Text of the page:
The access_log file lists each HTTP resource that is accessed by a web browser or client. Each line is in an extended version of the so-called "Common Log Format" used by many web servers and web reporting tools:
host group user date-time \"method resource version\" status
bytes ipp-operation ipp-status
10.0.1.2 - - [01/Dec/2005:21:50:28 +0000] "POST / HTTP/1.1" 200 317 CUPS-Get-Printers successful-ok-ignored-or-substituted-attributes
localhost - - [01/Dec/2005:21:50:32 +0000] "GET /admin HTTP/1.1" 200 0 - -
localhost - - [01/Dec/2005:21:50:32 +0000] "POST / HTTP/1.1" 200 157 CUPS-Get-Printers successful-ok-ignored-or-substituted-attributes
localhost - - [01/Dec/2005:21:50:32 +0000] "POST / HTTP/1.1" 200 1411 CUPS-Get-Devices -
localhost - - [01/Dec/2005:21:50:32 +0000] "GET /admin HTTP/1.1" 200 6667 - -
The host field will normally only be an IP address
unless you have enabled the
directive in the cupsd.conf file or if the IP address
corresponds to your local machine.
The group field always contains "-".
The user field is the authenticated username of the requesting user. If no username and password is supplied for the request then this field contains "-".
The date-time field is the date and time of the request in local time and is in the format:
The method field is the HTTP method used: "GET", "OPTIONS", "PUT", or "POST". "GET" requests are used to get files from the server, both for the web interface and to get configuration and log files. "OPTIONS" requests are used to upgrade connections to TLS encryption. "PUT" requests are used to upload configuration files. "POST" requests are used for web interface forms and IPP requests.
The resource field is the filename of the requested resource.
The version field is the HTTP specification version used by the client. For CUPS clients this will always be "HTTP/1.1".
The status field contains the HTTP result status of the request, as follows:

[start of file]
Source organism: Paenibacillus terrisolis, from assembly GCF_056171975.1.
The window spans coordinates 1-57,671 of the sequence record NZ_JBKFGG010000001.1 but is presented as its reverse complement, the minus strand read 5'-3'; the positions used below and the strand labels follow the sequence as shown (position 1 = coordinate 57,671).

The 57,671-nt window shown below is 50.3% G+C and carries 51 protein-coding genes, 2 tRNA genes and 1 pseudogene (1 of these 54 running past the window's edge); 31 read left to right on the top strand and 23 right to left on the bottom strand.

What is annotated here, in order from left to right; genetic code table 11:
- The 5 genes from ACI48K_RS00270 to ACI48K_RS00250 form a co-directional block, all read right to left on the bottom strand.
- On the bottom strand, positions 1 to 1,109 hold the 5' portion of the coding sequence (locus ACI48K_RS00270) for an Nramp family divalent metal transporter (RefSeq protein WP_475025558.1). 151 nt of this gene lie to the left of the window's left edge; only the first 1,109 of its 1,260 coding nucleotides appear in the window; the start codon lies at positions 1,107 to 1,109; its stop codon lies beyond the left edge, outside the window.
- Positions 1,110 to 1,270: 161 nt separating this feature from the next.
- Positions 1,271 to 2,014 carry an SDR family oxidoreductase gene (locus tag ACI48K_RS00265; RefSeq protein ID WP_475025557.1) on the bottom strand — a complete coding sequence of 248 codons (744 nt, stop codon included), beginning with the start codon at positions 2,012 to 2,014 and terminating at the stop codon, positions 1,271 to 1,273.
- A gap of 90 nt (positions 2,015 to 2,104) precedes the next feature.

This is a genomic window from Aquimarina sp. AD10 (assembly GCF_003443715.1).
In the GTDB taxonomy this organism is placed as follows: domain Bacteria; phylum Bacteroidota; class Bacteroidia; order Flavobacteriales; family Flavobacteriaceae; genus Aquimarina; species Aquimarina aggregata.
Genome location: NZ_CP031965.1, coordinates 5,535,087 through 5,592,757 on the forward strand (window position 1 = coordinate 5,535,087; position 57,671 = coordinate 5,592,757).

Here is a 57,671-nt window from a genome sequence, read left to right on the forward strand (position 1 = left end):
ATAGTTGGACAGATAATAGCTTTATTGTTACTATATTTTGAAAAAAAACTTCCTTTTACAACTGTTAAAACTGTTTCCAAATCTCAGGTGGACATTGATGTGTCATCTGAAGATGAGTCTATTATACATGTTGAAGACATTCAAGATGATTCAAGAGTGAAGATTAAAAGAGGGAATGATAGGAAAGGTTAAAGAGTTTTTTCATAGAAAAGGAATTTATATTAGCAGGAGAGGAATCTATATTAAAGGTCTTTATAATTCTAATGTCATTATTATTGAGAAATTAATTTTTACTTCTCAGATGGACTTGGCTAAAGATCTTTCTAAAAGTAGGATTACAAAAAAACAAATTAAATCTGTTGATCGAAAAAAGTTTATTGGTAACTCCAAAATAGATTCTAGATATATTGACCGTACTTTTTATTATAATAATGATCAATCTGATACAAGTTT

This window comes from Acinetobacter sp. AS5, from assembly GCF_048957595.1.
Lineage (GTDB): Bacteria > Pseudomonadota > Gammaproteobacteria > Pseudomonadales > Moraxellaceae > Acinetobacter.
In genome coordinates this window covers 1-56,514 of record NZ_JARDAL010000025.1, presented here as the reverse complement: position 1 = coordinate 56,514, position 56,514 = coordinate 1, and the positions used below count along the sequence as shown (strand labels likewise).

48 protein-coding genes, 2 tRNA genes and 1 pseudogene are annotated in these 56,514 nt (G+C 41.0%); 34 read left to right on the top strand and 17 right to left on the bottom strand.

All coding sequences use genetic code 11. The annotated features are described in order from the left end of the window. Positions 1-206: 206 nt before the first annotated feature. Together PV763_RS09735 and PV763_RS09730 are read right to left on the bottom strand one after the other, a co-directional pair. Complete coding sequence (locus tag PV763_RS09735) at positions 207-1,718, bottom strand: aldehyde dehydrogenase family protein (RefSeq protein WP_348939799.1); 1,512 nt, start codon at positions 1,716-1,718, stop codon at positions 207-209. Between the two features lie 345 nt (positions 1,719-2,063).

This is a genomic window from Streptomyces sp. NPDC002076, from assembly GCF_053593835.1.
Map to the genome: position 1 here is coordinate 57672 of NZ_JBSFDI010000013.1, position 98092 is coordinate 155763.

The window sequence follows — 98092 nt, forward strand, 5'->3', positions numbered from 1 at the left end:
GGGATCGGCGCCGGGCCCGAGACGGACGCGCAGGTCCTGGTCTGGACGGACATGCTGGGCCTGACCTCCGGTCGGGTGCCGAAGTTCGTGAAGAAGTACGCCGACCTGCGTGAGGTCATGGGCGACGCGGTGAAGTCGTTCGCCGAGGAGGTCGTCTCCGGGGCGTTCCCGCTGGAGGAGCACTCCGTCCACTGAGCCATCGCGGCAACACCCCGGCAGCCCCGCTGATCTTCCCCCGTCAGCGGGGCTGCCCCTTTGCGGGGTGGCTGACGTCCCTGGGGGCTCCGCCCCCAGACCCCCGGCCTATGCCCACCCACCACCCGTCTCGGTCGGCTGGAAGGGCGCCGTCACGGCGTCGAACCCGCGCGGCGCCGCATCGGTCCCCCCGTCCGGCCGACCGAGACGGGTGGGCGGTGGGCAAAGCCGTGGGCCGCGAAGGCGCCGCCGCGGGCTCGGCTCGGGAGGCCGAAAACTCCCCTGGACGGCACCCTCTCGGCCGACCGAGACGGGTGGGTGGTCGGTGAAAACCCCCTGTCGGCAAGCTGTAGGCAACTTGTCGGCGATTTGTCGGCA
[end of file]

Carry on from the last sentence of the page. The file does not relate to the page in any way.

200- Successful operation.
201- File created/modified successfully.
304- The requested file has not changed.
400- Bad HTTP request; typically this means that you have a malicious program trying to access your server.
401- Unauthorized, authentication (username + password) is required.
403- Access is forbidden; typically this means that a client tried to access a file or resource they do not have permission to access.
404- The file or resource does not exist.
405- URL access method is not allowed; typically this means you have a web browser using your server as a proxy.
413- Request too large; typically this means that a client tried to print a file larger than the
426- Upgrading to TLS-encrypted connection.
500- Server error; typically this happens when the server is unable to open/create a file - consult the error_log file for details.
501- The client requested encryption but encryption support is not enabled/compiled in.
505- HTTP version number not supported; typically this means that you have a malicious program trying to access your server.
The bytes field contains the number of bytes in the request. For POST requests the bytes field contains the number of bytes of non-IPP data that is received from the client.
The ipp-operation field contains either "-" for non-IPP requests or the IPP operation name for POST requests containing an IPP request.
The ipp-status field contains either "-" for non-IPP requests or the IPP status code name for POST requests containing an IPP response.